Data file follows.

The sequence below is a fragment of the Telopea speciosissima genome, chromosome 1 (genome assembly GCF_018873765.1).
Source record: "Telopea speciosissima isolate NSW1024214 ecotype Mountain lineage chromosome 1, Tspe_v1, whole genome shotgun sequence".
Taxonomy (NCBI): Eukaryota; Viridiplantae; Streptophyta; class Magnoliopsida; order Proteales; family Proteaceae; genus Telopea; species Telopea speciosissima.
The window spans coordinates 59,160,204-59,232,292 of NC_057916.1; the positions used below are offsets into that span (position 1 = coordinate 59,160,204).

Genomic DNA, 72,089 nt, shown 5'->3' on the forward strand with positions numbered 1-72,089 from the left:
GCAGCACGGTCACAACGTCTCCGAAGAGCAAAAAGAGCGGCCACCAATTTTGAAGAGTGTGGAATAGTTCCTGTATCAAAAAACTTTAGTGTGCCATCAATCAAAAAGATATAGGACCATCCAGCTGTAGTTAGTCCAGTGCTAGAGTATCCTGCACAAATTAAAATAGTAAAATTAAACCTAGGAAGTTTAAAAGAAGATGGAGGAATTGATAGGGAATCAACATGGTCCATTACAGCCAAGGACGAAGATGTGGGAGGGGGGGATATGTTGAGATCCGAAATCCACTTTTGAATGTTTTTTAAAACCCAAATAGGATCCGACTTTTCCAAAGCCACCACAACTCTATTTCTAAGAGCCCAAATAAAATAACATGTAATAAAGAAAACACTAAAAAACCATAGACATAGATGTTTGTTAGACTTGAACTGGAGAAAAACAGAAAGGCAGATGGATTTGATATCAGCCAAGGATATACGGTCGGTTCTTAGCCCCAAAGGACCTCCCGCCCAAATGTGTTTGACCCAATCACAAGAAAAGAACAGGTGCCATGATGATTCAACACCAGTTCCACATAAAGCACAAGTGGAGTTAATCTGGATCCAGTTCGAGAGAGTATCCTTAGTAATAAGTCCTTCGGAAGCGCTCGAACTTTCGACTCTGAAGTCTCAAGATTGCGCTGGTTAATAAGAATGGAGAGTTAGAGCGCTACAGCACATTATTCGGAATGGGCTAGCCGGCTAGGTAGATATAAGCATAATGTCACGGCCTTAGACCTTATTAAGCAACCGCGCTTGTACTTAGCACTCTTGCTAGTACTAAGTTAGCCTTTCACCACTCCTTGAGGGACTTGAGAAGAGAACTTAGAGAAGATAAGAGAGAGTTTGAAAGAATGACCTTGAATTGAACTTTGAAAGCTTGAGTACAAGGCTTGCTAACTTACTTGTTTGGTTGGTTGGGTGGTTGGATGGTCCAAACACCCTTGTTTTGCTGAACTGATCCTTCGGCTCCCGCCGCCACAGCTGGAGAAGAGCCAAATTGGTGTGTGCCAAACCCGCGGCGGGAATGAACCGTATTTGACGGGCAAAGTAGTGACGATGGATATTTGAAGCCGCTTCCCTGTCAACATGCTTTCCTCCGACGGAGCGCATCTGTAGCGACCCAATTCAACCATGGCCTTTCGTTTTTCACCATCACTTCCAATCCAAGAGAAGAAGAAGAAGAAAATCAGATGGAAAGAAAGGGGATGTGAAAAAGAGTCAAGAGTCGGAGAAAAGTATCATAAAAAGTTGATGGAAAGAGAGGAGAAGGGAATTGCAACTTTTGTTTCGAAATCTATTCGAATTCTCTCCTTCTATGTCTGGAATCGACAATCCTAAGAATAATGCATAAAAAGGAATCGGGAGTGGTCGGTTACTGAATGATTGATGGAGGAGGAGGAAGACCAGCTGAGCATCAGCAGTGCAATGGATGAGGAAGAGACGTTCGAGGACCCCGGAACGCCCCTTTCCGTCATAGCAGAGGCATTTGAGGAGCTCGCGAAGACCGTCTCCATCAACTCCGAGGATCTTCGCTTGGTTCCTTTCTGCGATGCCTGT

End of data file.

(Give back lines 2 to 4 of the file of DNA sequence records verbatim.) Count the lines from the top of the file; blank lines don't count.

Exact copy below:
Source record: "Telopea speciosissima isolate NSW1024214 ecotype Mountain lineage chromosome 1, Tspe_v1, whole genome shotgun sequence".
Taxonomy (NCBI): Eukaryota; Viridiplantae; Streptophyta; class Magnoliopsida; order Proteales; family Proteaceae; genus Telopea; species Telopea speciosissima.
The window spans coordinates 59,160,204-59,232,292 of NC_057916.1; the positions used below are offsets into that span (position 1 = coordinate 59,160,204).